Bukhara to the Border with 35,000 so’m
December 13, 2009 Leave a comment
By Rob Packer
When I left Bukhara, I had 35,000 so’m in my pocket. I went over the maths carefully in my mind to work out whether this would be enough and checked with my Bukhara guesthouse owner, Abdu, and yes, we decided it would be enough. In the end it wasn’t, but as I sit in Osh, Kyrgyzstan after 1,000km of Uzbek rail and road over the course of the last 24 hours, it seems time to reflect on my journey.
My train journey back from Bukhara to Tashkent, at 12 hours, was a minnow compared with the 3-day Moscow-Tashkent trip or the 7-day Trans-Siberian, but I think that’s pretty respectable in a seven-day trip. I shared my compartment with Shohrux, which is the Uzbek spelling of Shahrukh, who was naturally a famous Uzbek; he was a man of few words, but some of his first were “Vy budete uzhinat?” (“Are you going to have supper?”). Before I could answer, there was a lepyoshka and eggs on the table, green tea on its way and Central Asian hospitality was on display once again. As soon as I saw the eggs, I suddenly remembered that you’re supposed to bring things on CIS sleeper trains to share them around, felt terrible at coming aboard empty handed, but felt I was experiencing one of those moments that makes Central Asia such an amazing place. It’s been ten years, so I’ve become a bit rusty.
One of the other things I’d forgotten about overnight train journeys in the CIS is how interrupted your sleep becomes. I dozed for about ten hours, but every time you’re moving fast, it’s almost impossible to sleep and it felt like we were moving fast a lot. Added to that, you’re normally woken up about an hour before you arrive at your destination by the dezhurnaya (the female attendant, who’s been replaced by men in Uzbekistan). This is ostensibly to make sure you don’t miss your stop, but I’ve been convinced by my friend Aurelie, that far more important is to make sure you give all your sheets and towels back.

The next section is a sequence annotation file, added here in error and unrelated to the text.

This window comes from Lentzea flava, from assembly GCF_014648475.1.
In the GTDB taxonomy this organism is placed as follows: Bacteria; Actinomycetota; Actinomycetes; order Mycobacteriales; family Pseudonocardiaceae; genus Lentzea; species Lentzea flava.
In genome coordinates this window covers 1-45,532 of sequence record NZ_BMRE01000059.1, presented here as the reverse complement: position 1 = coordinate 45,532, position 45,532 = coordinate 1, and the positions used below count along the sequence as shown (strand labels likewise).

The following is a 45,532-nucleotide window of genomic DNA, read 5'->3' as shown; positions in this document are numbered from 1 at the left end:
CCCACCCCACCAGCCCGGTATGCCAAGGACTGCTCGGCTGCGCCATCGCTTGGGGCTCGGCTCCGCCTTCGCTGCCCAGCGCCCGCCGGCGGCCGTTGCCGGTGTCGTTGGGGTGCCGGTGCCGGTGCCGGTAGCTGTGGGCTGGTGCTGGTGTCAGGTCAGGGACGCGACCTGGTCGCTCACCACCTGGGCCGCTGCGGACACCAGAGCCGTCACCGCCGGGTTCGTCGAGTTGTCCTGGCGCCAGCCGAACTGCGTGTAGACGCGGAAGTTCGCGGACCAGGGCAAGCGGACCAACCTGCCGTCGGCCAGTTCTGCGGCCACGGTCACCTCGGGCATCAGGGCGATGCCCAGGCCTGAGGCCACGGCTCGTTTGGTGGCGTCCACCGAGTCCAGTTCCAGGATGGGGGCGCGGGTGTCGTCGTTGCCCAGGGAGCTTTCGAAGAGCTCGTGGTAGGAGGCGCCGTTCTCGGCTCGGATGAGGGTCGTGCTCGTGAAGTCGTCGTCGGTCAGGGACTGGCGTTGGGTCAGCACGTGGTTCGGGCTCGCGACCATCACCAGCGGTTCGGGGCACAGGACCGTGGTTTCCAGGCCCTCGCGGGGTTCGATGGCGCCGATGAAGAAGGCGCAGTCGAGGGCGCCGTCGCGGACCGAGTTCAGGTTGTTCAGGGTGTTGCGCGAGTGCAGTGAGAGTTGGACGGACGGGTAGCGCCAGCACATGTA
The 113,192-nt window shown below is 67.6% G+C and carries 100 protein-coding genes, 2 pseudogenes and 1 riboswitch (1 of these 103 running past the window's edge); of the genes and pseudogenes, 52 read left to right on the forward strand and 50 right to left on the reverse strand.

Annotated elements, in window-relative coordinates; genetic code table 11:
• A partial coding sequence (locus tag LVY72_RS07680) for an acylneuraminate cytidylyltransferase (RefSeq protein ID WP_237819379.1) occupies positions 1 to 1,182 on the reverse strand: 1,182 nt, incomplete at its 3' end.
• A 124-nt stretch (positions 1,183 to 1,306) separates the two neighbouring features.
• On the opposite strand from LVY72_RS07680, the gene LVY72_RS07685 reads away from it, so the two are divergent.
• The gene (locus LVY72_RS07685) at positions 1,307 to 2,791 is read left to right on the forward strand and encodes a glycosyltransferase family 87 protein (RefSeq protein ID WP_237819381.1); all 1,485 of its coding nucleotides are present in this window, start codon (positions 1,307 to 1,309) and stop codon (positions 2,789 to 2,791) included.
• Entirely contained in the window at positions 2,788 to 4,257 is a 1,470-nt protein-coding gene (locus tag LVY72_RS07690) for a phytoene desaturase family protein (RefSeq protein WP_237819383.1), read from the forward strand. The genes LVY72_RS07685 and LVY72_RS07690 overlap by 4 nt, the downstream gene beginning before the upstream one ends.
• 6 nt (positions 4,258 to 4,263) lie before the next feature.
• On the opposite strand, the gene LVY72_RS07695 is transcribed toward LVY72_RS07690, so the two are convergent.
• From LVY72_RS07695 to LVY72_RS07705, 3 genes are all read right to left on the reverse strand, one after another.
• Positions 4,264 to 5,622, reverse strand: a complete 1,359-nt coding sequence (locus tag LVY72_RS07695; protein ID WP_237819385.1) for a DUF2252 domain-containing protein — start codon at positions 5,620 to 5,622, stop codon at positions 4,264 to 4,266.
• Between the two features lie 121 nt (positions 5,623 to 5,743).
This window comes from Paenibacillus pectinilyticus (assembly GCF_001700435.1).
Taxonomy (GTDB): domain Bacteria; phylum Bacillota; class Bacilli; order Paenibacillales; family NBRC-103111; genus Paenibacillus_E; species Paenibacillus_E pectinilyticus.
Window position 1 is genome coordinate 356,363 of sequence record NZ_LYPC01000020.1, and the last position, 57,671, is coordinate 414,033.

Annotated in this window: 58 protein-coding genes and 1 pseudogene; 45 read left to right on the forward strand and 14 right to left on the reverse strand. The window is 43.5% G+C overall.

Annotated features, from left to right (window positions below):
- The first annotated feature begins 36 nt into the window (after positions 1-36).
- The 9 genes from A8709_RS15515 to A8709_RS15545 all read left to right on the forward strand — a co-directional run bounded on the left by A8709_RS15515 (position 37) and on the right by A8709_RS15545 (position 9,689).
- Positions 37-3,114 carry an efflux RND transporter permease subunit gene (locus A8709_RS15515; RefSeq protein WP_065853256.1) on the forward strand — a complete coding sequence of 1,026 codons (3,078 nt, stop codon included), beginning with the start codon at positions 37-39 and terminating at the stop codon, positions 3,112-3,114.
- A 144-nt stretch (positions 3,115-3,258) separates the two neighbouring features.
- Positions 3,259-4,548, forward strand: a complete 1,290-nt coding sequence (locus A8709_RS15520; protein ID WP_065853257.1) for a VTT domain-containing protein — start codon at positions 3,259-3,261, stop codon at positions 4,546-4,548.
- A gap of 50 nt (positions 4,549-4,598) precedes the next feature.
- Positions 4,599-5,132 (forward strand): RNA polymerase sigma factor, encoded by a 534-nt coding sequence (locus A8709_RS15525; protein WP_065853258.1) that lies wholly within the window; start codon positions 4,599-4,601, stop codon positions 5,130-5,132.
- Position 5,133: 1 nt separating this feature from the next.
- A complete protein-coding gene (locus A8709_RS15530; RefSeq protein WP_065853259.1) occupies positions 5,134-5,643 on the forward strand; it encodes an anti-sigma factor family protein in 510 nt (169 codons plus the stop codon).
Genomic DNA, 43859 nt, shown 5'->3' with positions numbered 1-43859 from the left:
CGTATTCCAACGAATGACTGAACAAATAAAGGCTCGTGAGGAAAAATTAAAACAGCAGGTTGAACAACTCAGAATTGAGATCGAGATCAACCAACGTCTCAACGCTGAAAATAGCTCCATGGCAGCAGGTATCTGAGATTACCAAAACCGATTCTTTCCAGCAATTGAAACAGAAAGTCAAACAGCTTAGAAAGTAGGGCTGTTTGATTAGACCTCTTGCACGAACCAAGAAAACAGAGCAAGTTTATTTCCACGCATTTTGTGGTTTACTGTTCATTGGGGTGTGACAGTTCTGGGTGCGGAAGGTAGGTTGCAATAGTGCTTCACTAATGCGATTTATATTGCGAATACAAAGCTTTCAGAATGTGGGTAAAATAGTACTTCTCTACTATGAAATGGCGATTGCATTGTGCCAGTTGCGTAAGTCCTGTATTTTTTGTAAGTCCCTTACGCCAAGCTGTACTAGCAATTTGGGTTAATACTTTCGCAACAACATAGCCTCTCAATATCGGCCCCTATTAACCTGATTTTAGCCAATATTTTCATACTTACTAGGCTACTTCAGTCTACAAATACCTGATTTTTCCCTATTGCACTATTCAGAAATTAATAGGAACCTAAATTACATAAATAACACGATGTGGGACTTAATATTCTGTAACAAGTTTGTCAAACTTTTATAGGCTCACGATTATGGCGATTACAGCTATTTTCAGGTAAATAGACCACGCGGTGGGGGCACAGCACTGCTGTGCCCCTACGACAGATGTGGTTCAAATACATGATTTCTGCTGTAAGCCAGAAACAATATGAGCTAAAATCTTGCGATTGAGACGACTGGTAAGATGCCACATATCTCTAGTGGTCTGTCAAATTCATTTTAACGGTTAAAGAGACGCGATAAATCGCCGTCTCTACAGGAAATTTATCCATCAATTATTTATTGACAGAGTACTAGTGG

When I arrived in Tashkent, I went straight to the part of the city where the shared taxis wait to take people to the Fergana Valley. The basic principal of shared taxis is, obviously, sharing. And when no-one else shows up to share a taxi, you end up just taking a taxi. I’d seen this before in Samarkand where the guy who was already in the taxi when I arrived tried to talk me into sharing the price of the remaining seats to Bukhara and leaving immediately. And in Tashkent, it happened again: no-one wants to travel from Tashkent to Andijon on a Sunday morning, so I was taking a shared taxi to the Kyrgyz border.
The drive from Tashkent into the Fergana Valley, the tongue of land that slips over the Tian Shan between Kyrgyzstan and Tajikistan, is stunning and goes over the 2267m Kamchik Pass. At that height, the fog of Tashkent gave way to clear blue skies, stunning snow-covered mountains and the feeling that at the moment I am in love with Central Asia.
Every moment of elation in Central Asia has its surreal side that makes it seem strangely real. At one point, we were pulled over by the police who didn’t want to see a licence or money, but just wanted a ride for the next 10km. Soon after that we stopped to fill up with petrol and I was told to get out just before we drove onto the forecourt and wait there. After waiting and seeing every other car doing the same, I asked the driver as I got back in why you do it there and nowhere else in the world, including further west in Uzbekistan, to which he gave me the same confused look I’d just given him and told me the gas made it dangerous.
After the mountains we continued to the Kyrgyz border across the flat and smoggy Fergana Valley, Uzbekistan’s agricultural and industrial heartland and home to a third of the population. I left the car at the border and continued on foot back into Kyrgyzstan until my jaw hit the floor when I saw a crush of thirty people crowding around the closed door to the immigration booth. I put on my best London Underground and Lo Wu border crossing frame of mind and marched on in. I was easily outmatched because I’m more used to flowing crowds rather than a crowd outside a door that opens once every ten minutes and only lets one or two people through each time. And then it came, the other feeling: I hate you, Central Asia.
Eventually I got through the border with some help from the border guards after they realised that my passport wasn’t a turquoise Kyrgyz or deep green Uzbek passport, and so would probably need special handling: this seemed to involve writing my name in a big book. With a stamp in the passport, I was back in Kyrgyzstan and my childhood dream of travelling to Uzbekistan was fulfilled and replaced with a more adult dream to return. In my 24 hours to leave Uzbekistan, I’d cycled through awe, love and momentary hatred for the region, but in the end the awe and love won out.